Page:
High Blood Pressure

High Blood Pressure

High blood pressure (hypertension) is a medical condition which can be caused by a number of factors. Up to 30% of adults have high blood pressure, but many aren't aware of it. Inherited and lifestyle factors may affect whether you have high blood pressure, which can also be linked to other conditions. High blood pressure may be a result of another condition, and can increase the risk of others.

Blood pressure is the measurement of how hard your blood pushes against the walls of your arteries. If this pressure is too high then this can put too much force on the walls of the arteries and the heart.

Blood pressure is measured in millimeters of mercury (mmHg) with two numbers. For example, a healthy blood pressure reading is 120/80 mmHg.

The first (and larger) of the two numbers is the systolic blood pressure. This is the pressure when your heart beats. The second number is the diastolic pressure. This is the pressure when your heart is at rest.

Blood pressure is considered to be high if two readings (on separate occasions) read 140/90 mmHg or higher.

Risk Factors and Complications

There are several factors which may put you at greater risk of developing high blood pressure (also called hypertension). These may be lifestyle related or inherited. These include:

  • Age
  • Overweight
  • Family history of high blood pressure
  • Lack of exercise
  • High salt diet
  • Consuming excess alcohol and caffeine
  • Smoking
  • Being of African or Carribean descent
  • Lack of fresh fruit and vegetables
  • Stress

High blood pressure may be a result of another medical condition or medication. Here are some examples:

  • Diabetes
  • Kidney disease
  • Lupus
  • Anti-inflammatory medications such as Ibuprofen
  • Oral contraceptives
  • Recreational drugs such s cocaine and amphetamines
  • Herbal remedies

Having high blood pressure can mean you are more likely to suffer other medical problems, especially with the cardiovascular system. Examples include:

Diagnosing Hypertension

Blood pressure is measured using a device known as a Sphygmomanometer. These can be either manual or digital. Blood pressure readings should be taken in a seated position, with the arm resting on a desk/table and after a period of at least 5 minutes rest.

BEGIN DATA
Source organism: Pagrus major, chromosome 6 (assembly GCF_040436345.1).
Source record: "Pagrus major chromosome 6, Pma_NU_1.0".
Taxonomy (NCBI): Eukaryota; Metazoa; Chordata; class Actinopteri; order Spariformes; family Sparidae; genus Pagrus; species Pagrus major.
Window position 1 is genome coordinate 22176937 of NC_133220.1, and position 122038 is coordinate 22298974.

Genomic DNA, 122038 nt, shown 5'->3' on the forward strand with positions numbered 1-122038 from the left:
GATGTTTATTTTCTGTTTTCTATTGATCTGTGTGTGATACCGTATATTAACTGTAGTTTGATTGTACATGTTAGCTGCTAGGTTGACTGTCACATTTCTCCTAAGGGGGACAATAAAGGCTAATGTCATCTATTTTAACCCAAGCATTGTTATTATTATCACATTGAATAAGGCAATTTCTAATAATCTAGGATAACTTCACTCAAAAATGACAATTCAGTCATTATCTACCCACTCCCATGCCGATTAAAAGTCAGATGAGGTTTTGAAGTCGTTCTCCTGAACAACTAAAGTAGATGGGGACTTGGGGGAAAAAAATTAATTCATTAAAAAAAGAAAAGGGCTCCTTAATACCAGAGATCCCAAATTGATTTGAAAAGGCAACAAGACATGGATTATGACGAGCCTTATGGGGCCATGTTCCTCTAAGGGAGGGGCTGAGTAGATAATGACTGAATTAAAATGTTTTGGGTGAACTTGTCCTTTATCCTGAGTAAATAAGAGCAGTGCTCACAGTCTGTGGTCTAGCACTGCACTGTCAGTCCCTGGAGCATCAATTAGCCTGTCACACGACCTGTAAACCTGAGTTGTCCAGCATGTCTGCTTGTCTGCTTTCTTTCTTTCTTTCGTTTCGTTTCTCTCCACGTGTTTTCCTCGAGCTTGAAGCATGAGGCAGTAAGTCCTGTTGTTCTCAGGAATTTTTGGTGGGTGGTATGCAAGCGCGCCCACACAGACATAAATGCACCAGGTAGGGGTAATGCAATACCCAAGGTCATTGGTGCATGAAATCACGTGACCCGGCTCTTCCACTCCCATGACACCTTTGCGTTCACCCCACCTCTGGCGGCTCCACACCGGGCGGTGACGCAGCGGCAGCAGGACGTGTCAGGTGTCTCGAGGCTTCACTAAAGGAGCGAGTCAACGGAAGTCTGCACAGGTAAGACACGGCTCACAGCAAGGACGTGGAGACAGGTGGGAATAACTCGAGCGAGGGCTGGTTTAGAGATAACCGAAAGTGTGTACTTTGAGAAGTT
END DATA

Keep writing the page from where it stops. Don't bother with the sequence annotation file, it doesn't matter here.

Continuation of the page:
Manual sphygmomanometers consist of a stethoscope, cuff, dial, pump, and valve. The arm cuff is positioned around the upper arm and pumped up to restrict blood flow into the forearm and hand. The pressure is released (by turning the valve) slowly whilst the Doctor or nurse takes two readings from the dial.

The first reading is taken when a pulse is heard through the stethoscope (this is the systolic reading). The second reading is taken when the pulse sound stops (this is diastolic)

Digital sphygmomanometers are a lot simpler to use and can be bought in chemists and supermarkets for monitoring blood pressure at home. They simply comprise a cuff attached to the machine. The cuff is wrapped around the upper arm as before and then the machine is turned on to do the inflating and deflating automatically and come out with a precise reading.

A blood pressure reading of 120/80 is considered normal. Hypertension (high b.p.) is considered to be a measurement of about 140 systolic. It is also possible to have low blood pressure (hypotension), which is a reading below 90/60 mmHg.

If your reading comes up as high, it is usually advisable to check again on a separate occasion as blood pressure can be affected by a number of factors including anxiety and stress.

Treatment of High Blood Pressure

In cases of moderately high blood pressure, treatment usually involves simple lifestyle changes such as losing weight, reducing alcohol and caffeine intake, regular exercise and stopping smoking.

For more severe cases, medication may be required. You may be prescribed more than one type of medication to treat your blood pressure. These are the most common forms of blood pressure lowering medication;

ACE Inhibitors - reduce blood pressure by relaxing the artery walls.

Calcium channel blockers - stop calcium from entering the heart muscle and blood vessels which widens the arteries.

Beta-blockers - make the heart beat slower and with less force to reduce b.p.

Alpha blockers - relax the blood vessel walls, making it easier for blood to flow through

As with all medications, there is a risk of side-effects. These may include a skin rash, a dry cough, kidney (lower back) pain, feeling drowsy, dizzy or lightheaded. If you notice any of these symptoms, talk to your Doctor.